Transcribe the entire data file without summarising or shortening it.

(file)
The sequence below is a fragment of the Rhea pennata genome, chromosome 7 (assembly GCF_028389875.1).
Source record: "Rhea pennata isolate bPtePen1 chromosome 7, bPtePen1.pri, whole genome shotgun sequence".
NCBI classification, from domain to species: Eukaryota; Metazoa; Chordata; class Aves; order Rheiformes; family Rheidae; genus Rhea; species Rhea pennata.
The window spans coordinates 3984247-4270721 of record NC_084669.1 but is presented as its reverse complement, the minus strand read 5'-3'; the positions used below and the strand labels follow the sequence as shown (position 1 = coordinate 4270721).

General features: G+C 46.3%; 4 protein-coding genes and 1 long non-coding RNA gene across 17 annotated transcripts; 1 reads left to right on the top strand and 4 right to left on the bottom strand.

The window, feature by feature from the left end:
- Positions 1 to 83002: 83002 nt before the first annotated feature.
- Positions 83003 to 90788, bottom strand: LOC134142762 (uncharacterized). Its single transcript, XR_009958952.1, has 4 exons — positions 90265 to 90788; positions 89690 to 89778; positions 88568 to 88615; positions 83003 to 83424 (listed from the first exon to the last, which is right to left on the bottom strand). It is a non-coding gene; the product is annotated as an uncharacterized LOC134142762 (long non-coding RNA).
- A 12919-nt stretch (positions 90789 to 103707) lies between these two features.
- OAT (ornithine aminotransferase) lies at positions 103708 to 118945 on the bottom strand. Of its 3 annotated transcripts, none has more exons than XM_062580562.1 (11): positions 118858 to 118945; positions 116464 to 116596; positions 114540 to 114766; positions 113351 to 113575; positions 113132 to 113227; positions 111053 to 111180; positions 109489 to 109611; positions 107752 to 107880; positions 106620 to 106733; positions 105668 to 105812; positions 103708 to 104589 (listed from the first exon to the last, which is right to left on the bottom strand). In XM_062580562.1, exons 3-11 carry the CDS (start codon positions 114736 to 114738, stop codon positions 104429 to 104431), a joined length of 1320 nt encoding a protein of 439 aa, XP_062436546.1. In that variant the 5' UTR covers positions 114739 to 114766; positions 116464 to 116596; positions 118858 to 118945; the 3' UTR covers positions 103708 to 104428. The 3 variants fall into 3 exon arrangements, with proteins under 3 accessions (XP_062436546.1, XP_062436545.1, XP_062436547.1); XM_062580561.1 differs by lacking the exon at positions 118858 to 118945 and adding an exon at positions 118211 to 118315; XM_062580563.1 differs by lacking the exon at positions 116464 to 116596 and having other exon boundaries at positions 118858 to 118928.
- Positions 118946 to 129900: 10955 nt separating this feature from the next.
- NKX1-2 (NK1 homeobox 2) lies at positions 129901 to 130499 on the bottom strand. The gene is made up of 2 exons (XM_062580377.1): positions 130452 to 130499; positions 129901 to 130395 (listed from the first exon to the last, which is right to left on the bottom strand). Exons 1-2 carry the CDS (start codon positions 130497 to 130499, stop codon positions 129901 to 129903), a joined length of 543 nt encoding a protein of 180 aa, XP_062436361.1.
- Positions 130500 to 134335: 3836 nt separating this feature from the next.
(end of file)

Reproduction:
The sequence below is a fragment of the Rhea pennata genome, chromosome 7 (assembly GCF_028389875.1).
Source record: "Rhea pennata isolate bPtePen1 chromosome 7, bPtePen1.pri, whole genome shotgun sequence".
NCBI classification, from domain to species: Eukaryota; Metazoa; Chordata; class Aves; order Rheiformes; family Rheidae; genus Rhea; species Rhea pennata.
The window spans coordinates 3984247-4270721 of record NC_084669.1 but is presented as its reverse complement, the minus strand read 5'-3'; the positions used below and the strand labels follow the sequence as shown (position 1 = coordinate 4270721).

General features: G+C 46.3%; 4 protein-coding genes and 1 long non-coding RNA gene across 17 annotated transcripts; 1 reads left to right on the top strand and 4 right to left on the bottom strand.

The window, feature by feature from the left end:
- Positions 1 to 83002: 83002 nt before the first annotated feature.
- Positions 83003 to 90788, bottom strand: LOC134142762 (uncharacterized). Its single transcript, XR_009958952.1, has 4 exons — positions 90265 to 90788; positions 89690 to 89778; positions 88568 to 88615; positions 83003 to 83424 (listed from the first exon to the last, which is right to left on the bottom strand). It is a non-coding gene; the product is annotated as an uncharacterized LOC134142762 (long non-coding RNA).
- A 12919-nt stretch (positions 90789 to 103707) lies between these two features.
- OAT (ornithine aminotransferase) lies at positions 103708 to 118945 on the bottom strand. Of its 3 annotated transcripts, none has more exons than XM_062580562.1 (11): positions 118858 to 118945; positions 116464 to 116596; positions 114540 to 114766; positions 113351 to 113575; positions 113132 to 113227; positions 111053 to 111180; positions 109489 to 109611; positions 107752 to 107880; positions 106620 to 106733; positions 105668 to 105812; positions 103708 to 104589 (listed from the first exon to the last, which is right to left on the bottom strand). In XM_062580562.1, exons 3-11 carry the CDS (start codon positions 114736 to 114738, stop codon positions 104429 to 104431), a joined length of 1320 nt encoding a protein of 439 aa, XP_062436546.1. In that variant the 5' UTR covers positions 114739 to 114766; positions 116464 to 116596; positions 118858 to 118945; the 3' UTR covers positions 103708 to 104428. The 3 variants fall into 3 exon arrangements, with proteins under 3 accessions (XP_062436546.1, XP_062436545.1, XP_062436547.1); XM_062580561.1 differs by lacking the exon at positions 118858 to 118945 and adding an exon at positions 118211 to 118315; XM_062580563.1 differs by lacking the exon at positions 116464 to 116596 and having other exon boundaries at positions 118858 to 118928.
- Positions 118946 to 129900: 10955 nt separating this feature from the next.
- NKX1-2 (NK1 homeobox 2) lies at positions 129901 to 130499 on the bottom strand. The gene is made up of 2 exons (XM_062580377.1): positions 130452 to 130499; positions 129901 to 130395 (listed from the first exon to the last, which is right to left on the bottom strand). Exons 1-2 carry the CDS (start codon positions 130497 to 130499, stop codon positions 129901 to 129903), a joined length of 543 nt encoding a protein of 180 aa, XP_062436361.1.
- Positions 130500 to 134335: 3836 nt separating this feature from the next.